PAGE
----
Ethiopia urged to ease import, export trade for youth

The Government of Ethiopia is urged to ease its system and allow its growing number of youth to easily engage in import and export trading.

Archaic banking system, customs procedures have been major obstacles for people who are interested to be engaged in import – export trade business, said Abderkader (Abdela) Besher, founder and manager of Bistra Transit, the company which has been in import and export business in Ethiopia since 1991. In an exclusive interview Zoom with on challenges and opportunities of import and export trade in Ethiopia, Mr. Abdela urged the government to modernize its system in customs and banking areas.

“Currently the customs and banking system of Ethiopia is not up to the international standard. It is very difficult for young Ethiopian entrepreneurs to be engaged in international business. It is partly designed to benefit only some selected and often political party affiliated and government companies to have monopoly in international trading business,” he said.

Unlimited opportunities
As the country has already decided to be part of the African Free Continental Free Trade Area (AfCFTA) and moving towards joining the World Trade Organization (WTO), doing import and export business in Ethiopia should be simple for the growing number of young Ethiopian entrepreneurs, according to Mr. Abdela.

“Like we see in the neighboring African countries and other jurisdictions such as Dubai, doing import and export business should be easy and modern in Ethiopia,” he said. “If the government makes that easy and open for everybody small or big company, it can create jobs for hundreds of thousands Ethiopians especially if backed by e-commerce,” Abdela said, indicating that last year he has submitted a proposal to Ethiopian Embassy in the United States to introduce Amazon type e-commerce in Ethiopia, which can create hundreds of thousands of jobs for young Ethiopians.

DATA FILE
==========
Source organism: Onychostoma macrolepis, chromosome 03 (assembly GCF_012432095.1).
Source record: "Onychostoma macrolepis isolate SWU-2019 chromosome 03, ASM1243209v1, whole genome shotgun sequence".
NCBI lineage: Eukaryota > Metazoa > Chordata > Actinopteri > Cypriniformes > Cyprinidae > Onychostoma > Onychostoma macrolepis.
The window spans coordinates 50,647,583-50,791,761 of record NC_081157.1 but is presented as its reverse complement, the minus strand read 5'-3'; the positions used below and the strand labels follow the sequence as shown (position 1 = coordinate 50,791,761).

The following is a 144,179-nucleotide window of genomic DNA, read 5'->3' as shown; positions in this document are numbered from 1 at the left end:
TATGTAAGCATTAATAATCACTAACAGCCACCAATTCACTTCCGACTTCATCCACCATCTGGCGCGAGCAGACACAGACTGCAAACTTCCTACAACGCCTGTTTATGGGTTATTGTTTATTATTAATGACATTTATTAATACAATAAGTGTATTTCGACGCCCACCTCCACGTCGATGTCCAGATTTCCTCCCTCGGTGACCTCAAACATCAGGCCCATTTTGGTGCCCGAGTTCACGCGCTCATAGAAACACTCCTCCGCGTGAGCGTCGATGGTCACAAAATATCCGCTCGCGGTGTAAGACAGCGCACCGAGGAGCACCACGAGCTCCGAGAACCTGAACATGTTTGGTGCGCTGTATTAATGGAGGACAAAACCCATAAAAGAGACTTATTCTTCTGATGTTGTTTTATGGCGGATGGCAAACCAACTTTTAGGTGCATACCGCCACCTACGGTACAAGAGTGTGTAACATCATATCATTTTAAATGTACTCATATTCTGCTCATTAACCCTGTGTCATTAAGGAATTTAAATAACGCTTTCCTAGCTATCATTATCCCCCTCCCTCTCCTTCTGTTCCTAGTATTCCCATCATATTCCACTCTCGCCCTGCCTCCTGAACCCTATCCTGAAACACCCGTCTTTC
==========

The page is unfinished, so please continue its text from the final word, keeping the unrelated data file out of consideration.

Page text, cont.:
For that to happen, Mr. Abdela advised to the Government of Ethiopia has to stop favoring politically affiliated companies and individuals, end monopolies of Ethiopian shipping lines and Ethiopian Airlines and allow traders to use any shipping line or airline to transport their goods, train customs and banking employees on how efficiently and quickly manage international trade in the 21st century world, among others.

Mr. Abdela, who was forced to move his business to neighboring Djibouti after 2005 accused of supporting the opposition party, has continue engaging in import and export from Dubai and the United States.

After he fully moved to the United Sates three years ago, he has been trying to aware Ethiopians in the U.S. and work with them to properly utilize the tax free import opportunity the United Sates provided to African countries including Ethiopia under its African Growth and Opportunity Act (AGOA) program.

“I have been telling them (young Ethiopian in the United States) not to limit themselves to the usual cab driving and hotel businesses in the United States. There are so many business opportunities for them to be engaged in import and export trade easily using AGOA,” he said.

Doing Business index by World Bank ranked Ethiopia 161st in 2017 and 159th in 2020 out of the 190 countries (economies) of the world included in the survey. After the reformist Prime Minister Abiy Ahmed has come to power in April 2018, Ethiopia has been taking several reforms including revising its over half a century old trade proclamation and regulations in banking and the like in an attempt to serve the 21st century businesses.